It was a judgment day when the voice of God was heard in the garden of Eden, calling to his fallen creature Adam, “Where art thou?" It was a judgment day when the avenging waters of the flood burst upon the trembling world. It was a little judgment day when Lot went out towards Zoar, and when from the opening heavens there came down a fearful shower of fire and brimstone upon the doomed cities of the plain. This, too, was a judgment day, and none theless real and awful.
This judgment arose from the fact that God Himself was going to pass through” Egypt. Wherever God goes, He carries with Him His own eternal equity and holiness. And, wherever God is brought into direct and personal contact with that which is opposed to His own will, God must-by a necessity of His Being-pronounce sentence of judgment upon that which is opposed to Him.
The children of Israel were to be delivered ; but they were to be delivered by a visitation of God Himself. It is in this particular respect that this deliverance contrasts with all other deliverances. There were other deliverances in which God acted unmistakeably on behalf of His people; but this singular deliverance was to be wrought by the direct and personal visitation of God. He
says, “I will pass over the land of Egypt;” and because God was going to pass over the land, therefore
was necessary that He should make a revelation of that judgment which belongs to His own nature, and which must always accompany its Presence.
Now, my brethren, the passing over of the Lord was not to be confined to the land of Egypt only, it was to extend itself to the land of Goshen. He was going to pass over the whole land of Egypt, and of necessity the judgment, accompanying His presence, was to be manifested wherever He went. Observe the consequence of this is, that all who are going to be brought into direct contact with their Maker are, first of all, to be put in their true position. And what is that position ? That position is one of guilt.
guilt. Man is found guilty before his God.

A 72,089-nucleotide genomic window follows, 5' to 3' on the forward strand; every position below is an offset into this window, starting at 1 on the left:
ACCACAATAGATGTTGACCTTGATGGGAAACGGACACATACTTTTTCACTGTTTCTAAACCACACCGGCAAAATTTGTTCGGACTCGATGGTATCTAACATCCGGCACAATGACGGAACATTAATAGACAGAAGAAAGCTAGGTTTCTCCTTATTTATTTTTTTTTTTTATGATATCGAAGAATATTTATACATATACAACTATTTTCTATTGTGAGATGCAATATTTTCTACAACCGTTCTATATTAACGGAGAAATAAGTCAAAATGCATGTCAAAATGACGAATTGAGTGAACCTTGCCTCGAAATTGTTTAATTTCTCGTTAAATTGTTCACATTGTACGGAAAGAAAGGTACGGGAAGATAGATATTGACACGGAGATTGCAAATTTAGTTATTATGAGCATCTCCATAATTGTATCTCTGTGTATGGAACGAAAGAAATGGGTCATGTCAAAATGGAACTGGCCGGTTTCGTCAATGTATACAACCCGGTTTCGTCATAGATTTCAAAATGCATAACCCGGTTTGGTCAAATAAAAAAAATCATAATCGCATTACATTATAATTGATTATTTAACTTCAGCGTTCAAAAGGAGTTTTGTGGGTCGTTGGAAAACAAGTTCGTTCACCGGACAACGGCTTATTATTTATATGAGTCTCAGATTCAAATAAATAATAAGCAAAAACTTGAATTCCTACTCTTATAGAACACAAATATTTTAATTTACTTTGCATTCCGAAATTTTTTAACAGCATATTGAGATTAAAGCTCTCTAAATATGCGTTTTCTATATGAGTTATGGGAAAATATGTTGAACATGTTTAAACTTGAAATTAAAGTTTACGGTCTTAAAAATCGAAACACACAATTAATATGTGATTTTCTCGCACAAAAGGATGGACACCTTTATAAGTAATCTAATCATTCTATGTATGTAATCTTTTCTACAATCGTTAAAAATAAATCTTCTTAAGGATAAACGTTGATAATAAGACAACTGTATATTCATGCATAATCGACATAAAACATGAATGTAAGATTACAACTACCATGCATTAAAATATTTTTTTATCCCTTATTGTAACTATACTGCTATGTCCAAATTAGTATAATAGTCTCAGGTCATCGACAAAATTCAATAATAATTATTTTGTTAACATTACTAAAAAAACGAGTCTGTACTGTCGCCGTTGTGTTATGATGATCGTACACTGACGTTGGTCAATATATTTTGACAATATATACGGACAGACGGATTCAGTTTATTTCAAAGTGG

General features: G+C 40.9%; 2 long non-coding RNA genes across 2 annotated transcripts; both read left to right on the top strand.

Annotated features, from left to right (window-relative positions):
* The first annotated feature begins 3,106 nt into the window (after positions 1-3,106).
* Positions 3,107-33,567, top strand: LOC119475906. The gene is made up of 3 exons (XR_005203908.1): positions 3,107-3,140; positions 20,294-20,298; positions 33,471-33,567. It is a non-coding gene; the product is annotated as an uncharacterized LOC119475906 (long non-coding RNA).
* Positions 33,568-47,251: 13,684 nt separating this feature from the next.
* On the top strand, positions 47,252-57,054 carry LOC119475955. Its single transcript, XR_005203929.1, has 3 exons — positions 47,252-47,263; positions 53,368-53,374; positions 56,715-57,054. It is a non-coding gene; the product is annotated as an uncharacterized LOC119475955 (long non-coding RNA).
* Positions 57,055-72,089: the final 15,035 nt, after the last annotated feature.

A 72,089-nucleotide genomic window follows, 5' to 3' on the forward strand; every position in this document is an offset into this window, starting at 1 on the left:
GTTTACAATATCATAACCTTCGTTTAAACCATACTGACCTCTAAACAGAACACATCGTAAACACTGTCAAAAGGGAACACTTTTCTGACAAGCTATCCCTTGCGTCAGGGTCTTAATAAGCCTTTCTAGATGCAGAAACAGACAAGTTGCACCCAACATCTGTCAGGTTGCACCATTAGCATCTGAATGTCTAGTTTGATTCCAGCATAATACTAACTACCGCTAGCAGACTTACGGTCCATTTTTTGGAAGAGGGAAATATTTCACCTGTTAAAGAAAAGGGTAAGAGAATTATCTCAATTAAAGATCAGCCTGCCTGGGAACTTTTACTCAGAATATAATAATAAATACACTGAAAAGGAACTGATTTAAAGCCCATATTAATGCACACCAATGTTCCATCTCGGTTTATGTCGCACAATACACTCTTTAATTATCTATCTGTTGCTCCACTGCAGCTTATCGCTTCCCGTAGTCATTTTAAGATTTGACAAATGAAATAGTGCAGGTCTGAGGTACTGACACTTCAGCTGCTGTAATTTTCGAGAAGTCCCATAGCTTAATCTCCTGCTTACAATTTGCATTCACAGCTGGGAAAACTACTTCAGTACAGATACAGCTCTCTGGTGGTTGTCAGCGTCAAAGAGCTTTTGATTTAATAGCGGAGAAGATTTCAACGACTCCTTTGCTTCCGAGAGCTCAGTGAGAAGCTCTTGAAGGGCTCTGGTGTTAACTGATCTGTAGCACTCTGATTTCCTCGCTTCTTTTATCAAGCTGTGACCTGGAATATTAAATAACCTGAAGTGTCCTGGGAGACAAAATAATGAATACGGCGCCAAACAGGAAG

Now, when we come to look at this mysterious narrative, there are three great truths to which our minds are directed.
The first point is the doctrine of the universality of condemnation. God is going to save the Israelites; yes, but before He saves them He will condemn them. God is going to smite the Egyptians : but before He does so, God shall make it plain to all intelligences, that He is “no respecter of persons,” that in His sight “all have sinned,” and therefore all have deserved punishment.
How does He do it? He sends Moses with a message couched in the language of symbol which said clearly to those who had spiritual discernment, “You Israelites, like your oppressors, are all guilty. Do not plume yourselves upon your descent, for God is able, of these stones, to raise up children unto Abraham ; your actual state before God (notwithstanding your covenant privileges) is one of guilt, the result of that guilt is that you have brought yourself under punishment; the bondage of Egypt is the legitimate consequence of your own national guilt; but I am coming to deliver you from that bondage, and, ere I do that, I must bring you in guilty, and show you to yourselves in the true light of God's justice. Take you a lamb. I cannot pass your house until I have first of all shown you what your sins merit. I am going to visit the Egyptians yonder, but I am also going to visit you. They are guilty ; and you are guilty too. I am going to let death do its work in yonder habitations. Death shall do its work in yours, too. Before I can deliver you from the state to which your sins have reduced you, I must first of all put you in your true position, and that is one of actual condemnation in My sight. I cannot pass from you until first of all you have been convicted.” The sentence of death goes forth. The message is sent direct from God. Every Israelite is to “take a lamb," and that lamb is to be regarded as the representative of the firstborn of the house, and the firstborn of the house is to be regarded as the representative of the family. Those who are familiar with Old Testament symbolism, will understand that at once. The whole system is one of representation. The "tithe,” that you heard about this morning, was the representative of the entire substance of the Jew. The tenth part was the representative of the whole. Symbolically, a part is equal to the whole.
So it was on this occasion. God singles out from every house the household's prime,—the firstborn son,—the heir of the family,—the man on whom their hopes are concentrated, -God singles him out as the representative of the family's guilt, and the message which God sends by Moses to the family of Israel, amounts to this : “Ye are guilty ; your firstborn son represents your family's guilt, and therefore he personally is under the same inevitable sentence of death as the firstborn among the families of Egypt.”
Before we go any further, let us endeavour to impress this truth upon ourselves, the truth continually forced upon our understanding in New Testament scriptures, “All have sinned, and come short of the glory of God.” And what is the result of “all having sinned ? " Unquestionably that we are all under condemnation. Now, I am quite aware there are degrees of condemnation, just as there will be degrees of glory. I do not say that the hell of the respectable, and the well-conducted, and the generous, and the amiable, will in degree be the same identical hell as the hell of the selfish